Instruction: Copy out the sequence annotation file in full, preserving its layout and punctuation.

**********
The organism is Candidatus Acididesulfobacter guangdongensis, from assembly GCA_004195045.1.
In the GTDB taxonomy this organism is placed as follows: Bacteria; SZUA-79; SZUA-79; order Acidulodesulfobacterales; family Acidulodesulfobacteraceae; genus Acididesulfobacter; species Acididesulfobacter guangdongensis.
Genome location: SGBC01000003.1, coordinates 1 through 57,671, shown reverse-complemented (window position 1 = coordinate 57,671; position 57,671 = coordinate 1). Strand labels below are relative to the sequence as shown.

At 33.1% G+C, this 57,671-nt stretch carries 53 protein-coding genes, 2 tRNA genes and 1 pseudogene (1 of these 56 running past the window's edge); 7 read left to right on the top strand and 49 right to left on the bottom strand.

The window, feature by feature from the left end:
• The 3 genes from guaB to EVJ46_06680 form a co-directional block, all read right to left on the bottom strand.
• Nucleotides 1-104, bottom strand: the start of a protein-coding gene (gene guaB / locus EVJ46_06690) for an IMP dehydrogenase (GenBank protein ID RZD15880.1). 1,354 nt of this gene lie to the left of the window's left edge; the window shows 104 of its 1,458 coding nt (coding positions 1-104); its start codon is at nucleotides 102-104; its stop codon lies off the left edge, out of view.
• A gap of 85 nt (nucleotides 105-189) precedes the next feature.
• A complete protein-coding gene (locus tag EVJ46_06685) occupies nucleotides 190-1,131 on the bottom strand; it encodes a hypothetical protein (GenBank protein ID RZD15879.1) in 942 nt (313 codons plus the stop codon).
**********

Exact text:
The organism is Candidatus Acididesulfobacter guangdongensis, from assembly GCA_004195045.1.
In the GTDB taxonomy this organism is placed as follows: Bacteria; SZUA-79; SZUA-79; order Acidulodesulfobacterales; family Acidulodesulfobacteraceae; genus Acididesulfobacter; species Acididesulfobacter guangdongensis.
Genome location: SGBC01000003.1, coordinates 1 through 57,671, shown reverse-complemented (window position 1 = coordinate 57,671; position 57,671 = coordinate 1). Strand labels below are relative to the sequence as shown.

At 33.1% G+C, this 57,671-nt stretch carries 53 protein-coding genes, 2 tRNA genes and 1 pseudogene (1 of these 56 running past the window's edge); 7 read left to right on the top strand and 49 right to left on the bottom strand.

The window, feature by feature from the left end:
• The 3 genes from guaB to EVJ46_06680 form a co-directional block, all read right to left on the bottom strand.
• Nucleotides 1-104, bottom strand: the start of a protein-coding gene (gene guaB / locus EVJ46_06690) for an IMP dehydrogenase (GenBank protein ID RZD15880.1). 1,354 nt of this gene lie to the left of the window's left edge; the window shows 104 of its 1,458 coding nt (coding positions 1-104); its start codon is at nucleotides 102-104; its stop codon lies off the left edge, out of view.
• A gap of 85 nt (nucleotides 105-189) precedes the next feature.
• A complete protein-coding gene (locus tag EVJ46_06685) occupies nucleotides 190-1,131 on the bottom strand; it encodes a hypothetical protein (GenBank protein ID RZD15879.1) in 942 nt (313 codons plus the stop codon).